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Within the confines of this blog, you will find bits and pieces of the life and times of myself, my family and friend dear and near., far and wide, few and far between. You will find bits and pieces of my world, tho small to some, but huge to me. You will find everything from 'soup to nuts',; recipes, hobbies,crafts, gardenings,loves of my life, GrandLoves-a-Plenty, and even my pets... Sooo, if you can handle family life, enjoy the tour of my 'Stuffings'.

Thursday, June 9, 2011

The FIA was Here

We have participated in a survey program with the United States Dept. of Agriculture for the past 20-some years called the Forest Inventory and Analysis program. We are proud to be a small part of such an important program that collects vital information from a tiny one acre plot of our forest. One of the inventory plots, one for every 6,000 acres, out of 174 million acres of forest land spread across 24 states, just happens to fall within the property we manage and own. How cool is that! This is the 2nd time I have walked along, but this time, GrandLove Sy, just happened to be visiting, so he got in on a great Field Trip with myself and Local Forester, John. Out came the Deet-powered bug spray for the next two and a half hours.
These surveys are done every 5-7 years, maps are scribbled with notes here and there, giving the approximate locations until the actual markers are found and re-recorded using GPS systems, one of the many items hanging around John's neck, waist, vest and in his pockets. He was well attired for his mission. On the map, bottom right corner, there are 4 circles, indicating the areas that will be surveyed, measured and marked. The central one is the Plot Center as you will see in a second.
P C is painted on the tree and below it and 3 ft. to the true north, is a yellow stake angled into the ground. This marks the Plot Center, from which each additional subplot, of which there are 3, is located going 3 directions,N, SE and SW, each is 120 ft from the P C. The 4 subplots are dispersed over an acre and total a 6th of an acre in size. This is just the tip of the iceberg, as they say. Assessments are done differently depending on the plot design. In our case, surveys are done every 5 yrs.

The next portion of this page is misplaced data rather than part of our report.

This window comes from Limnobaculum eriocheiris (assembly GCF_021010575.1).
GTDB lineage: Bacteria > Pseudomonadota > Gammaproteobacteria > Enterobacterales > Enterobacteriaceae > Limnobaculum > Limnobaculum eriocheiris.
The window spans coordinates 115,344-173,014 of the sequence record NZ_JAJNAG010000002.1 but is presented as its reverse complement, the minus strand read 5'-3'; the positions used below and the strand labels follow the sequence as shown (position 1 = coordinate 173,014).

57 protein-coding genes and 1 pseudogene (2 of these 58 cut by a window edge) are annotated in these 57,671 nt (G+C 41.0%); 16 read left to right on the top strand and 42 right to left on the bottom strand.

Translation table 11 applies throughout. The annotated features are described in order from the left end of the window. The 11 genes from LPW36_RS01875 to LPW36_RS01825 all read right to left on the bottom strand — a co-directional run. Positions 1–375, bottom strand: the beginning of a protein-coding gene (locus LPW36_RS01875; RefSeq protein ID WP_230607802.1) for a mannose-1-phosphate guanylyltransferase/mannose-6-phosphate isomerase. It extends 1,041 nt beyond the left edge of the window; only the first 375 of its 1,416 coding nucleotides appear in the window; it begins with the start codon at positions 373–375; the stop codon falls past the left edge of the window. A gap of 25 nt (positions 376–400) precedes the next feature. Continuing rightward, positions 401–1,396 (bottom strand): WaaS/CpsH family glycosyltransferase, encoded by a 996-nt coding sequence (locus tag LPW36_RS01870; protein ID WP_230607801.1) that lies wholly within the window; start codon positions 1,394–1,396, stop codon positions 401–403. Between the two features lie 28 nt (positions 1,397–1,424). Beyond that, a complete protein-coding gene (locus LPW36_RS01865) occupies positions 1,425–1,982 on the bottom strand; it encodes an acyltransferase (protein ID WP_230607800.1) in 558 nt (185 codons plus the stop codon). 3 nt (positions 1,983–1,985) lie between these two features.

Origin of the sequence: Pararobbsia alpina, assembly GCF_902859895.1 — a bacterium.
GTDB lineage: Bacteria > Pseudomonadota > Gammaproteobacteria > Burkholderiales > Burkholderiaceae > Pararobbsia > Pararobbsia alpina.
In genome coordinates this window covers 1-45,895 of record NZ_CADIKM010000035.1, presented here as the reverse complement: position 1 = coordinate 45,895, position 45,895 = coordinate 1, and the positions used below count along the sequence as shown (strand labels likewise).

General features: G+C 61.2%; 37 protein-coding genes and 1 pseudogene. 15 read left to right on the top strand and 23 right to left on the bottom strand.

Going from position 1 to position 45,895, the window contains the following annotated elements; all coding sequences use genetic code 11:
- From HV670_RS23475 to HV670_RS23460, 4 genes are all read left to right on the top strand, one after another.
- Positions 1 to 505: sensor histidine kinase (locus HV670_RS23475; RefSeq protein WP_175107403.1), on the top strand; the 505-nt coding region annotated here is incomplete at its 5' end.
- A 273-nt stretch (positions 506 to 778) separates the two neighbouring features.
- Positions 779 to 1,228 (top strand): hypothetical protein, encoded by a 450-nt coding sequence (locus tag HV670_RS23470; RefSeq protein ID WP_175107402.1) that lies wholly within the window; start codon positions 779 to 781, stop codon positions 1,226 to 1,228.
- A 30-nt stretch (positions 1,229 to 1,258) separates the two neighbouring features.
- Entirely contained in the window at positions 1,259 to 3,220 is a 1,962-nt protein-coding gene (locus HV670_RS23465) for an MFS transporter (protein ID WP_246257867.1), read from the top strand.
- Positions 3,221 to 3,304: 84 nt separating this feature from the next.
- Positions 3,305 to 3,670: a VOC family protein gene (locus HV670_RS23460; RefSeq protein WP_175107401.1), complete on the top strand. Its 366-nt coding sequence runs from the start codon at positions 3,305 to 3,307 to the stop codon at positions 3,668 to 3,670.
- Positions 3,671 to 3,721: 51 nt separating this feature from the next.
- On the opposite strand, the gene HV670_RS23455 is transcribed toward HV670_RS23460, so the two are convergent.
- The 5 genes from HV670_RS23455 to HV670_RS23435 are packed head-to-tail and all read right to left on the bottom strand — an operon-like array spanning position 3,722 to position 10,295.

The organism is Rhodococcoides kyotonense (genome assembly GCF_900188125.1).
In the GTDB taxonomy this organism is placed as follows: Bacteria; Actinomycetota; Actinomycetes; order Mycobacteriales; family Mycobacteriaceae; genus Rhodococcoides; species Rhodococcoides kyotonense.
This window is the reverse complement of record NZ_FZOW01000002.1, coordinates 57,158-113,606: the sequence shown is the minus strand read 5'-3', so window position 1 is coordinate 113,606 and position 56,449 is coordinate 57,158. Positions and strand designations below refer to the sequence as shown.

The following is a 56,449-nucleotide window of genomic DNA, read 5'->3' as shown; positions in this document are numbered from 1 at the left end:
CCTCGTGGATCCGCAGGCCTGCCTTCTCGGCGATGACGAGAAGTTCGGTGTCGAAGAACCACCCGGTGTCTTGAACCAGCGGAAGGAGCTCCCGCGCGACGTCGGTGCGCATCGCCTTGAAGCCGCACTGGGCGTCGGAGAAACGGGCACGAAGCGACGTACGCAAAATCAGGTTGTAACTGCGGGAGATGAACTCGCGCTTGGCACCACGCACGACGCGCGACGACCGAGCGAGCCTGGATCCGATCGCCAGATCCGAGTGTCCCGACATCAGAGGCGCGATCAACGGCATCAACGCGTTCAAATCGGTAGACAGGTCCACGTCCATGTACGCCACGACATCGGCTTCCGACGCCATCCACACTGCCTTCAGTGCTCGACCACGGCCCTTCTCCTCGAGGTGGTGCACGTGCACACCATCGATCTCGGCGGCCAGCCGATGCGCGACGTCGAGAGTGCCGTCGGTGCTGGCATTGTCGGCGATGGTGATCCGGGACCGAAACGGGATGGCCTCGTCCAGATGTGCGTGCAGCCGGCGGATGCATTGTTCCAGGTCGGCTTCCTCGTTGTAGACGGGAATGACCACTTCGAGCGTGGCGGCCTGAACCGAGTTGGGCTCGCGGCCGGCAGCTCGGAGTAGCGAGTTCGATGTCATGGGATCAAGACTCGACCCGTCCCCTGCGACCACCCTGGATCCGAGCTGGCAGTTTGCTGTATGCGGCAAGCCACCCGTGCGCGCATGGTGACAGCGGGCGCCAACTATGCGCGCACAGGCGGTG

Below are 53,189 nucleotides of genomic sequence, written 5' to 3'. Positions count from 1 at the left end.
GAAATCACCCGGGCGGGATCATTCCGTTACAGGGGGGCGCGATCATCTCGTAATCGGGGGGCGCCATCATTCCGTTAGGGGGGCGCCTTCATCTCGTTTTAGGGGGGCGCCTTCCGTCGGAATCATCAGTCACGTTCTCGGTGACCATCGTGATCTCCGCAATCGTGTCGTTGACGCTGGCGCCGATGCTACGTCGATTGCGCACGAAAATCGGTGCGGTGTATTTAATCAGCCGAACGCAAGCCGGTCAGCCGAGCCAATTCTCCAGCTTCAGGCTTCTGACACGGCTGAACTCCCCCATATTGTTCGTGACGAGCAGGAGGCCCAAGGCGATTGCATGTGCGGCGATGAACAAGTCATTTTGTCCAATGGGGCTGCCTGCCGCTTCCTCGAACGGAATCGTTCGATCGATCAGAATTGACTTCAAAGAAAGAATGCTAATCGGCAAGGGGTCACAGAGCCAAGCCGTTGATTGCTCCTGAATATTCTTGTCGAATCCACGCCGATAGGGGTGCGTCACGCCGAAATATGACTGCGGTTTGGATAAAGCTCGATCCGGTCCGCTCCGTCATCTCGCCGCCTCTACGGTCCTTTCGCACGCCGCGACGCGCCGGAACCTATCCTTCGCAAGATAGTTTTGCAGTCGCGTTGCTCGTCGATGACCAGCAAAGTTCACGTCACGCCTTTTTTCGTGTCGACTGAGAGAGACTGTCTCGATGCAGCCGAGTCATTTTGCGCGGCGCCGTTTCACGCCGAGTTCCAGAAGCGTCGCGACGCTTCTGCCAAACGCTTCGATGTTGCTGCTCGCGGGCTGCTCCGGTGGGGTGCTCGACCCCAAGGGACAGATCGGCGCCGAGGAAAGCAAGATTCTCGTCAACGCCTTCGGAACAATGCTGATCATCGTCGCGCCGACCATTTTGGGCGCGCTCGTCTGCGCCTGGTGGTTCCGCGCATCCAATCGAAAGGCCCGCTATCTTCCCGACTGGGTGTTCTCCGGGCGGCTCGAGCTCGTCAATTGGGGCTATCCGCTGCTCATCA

Below, is the yellow angled marker next to the GPS, marking our plot center, (PC). John proceeded to measure our PC tree at the line below the letters, which is 4 and a half feet above the ground. The same tree is measured each survey at the same height. Surprisingly this tree had grown nearly 5 inches in 5 years, and that was with 4 of those years being a drought. He was pleased. The fertility of the soil has so much to do with that, as well as proper foresting to allow ideal canopy overhead. That particular maple tree measures 96 ft. tall, straight up, in prime condition and graded the highest they can be graded. I was pleased.
From the Plot Center, is another marker with a blue ribbon attached, 6 ft. to the east. Sy found 3 out of 4 before John even asked him to search. That's my grandson, getting ahead of himself and very proud.
Once the marker is found, a more permanent one was installed, looking like a long, strong spike, one the deer cannot so easily pull out.
Other measurements are taken, such as the height at which this dead tree broke off, being 47 ft. up, bark is analysed, search for insects or their trails, etc, all to determine the cause of the death of this tree. The understory, or ground, is surveyed for decay, vegitation abundance, species, etc. Trees are checked for species, diameter, height, damage the amount of rotten or missing wood and their quality. Trees over a foot tall are counted for regeneration purposes. The forester estimates growth and mortality of the trees within this one acre to add to the surveys done over the rest of the plots in the nation. The next picture is of a mid-aged Hemlock that is being measured for it's height.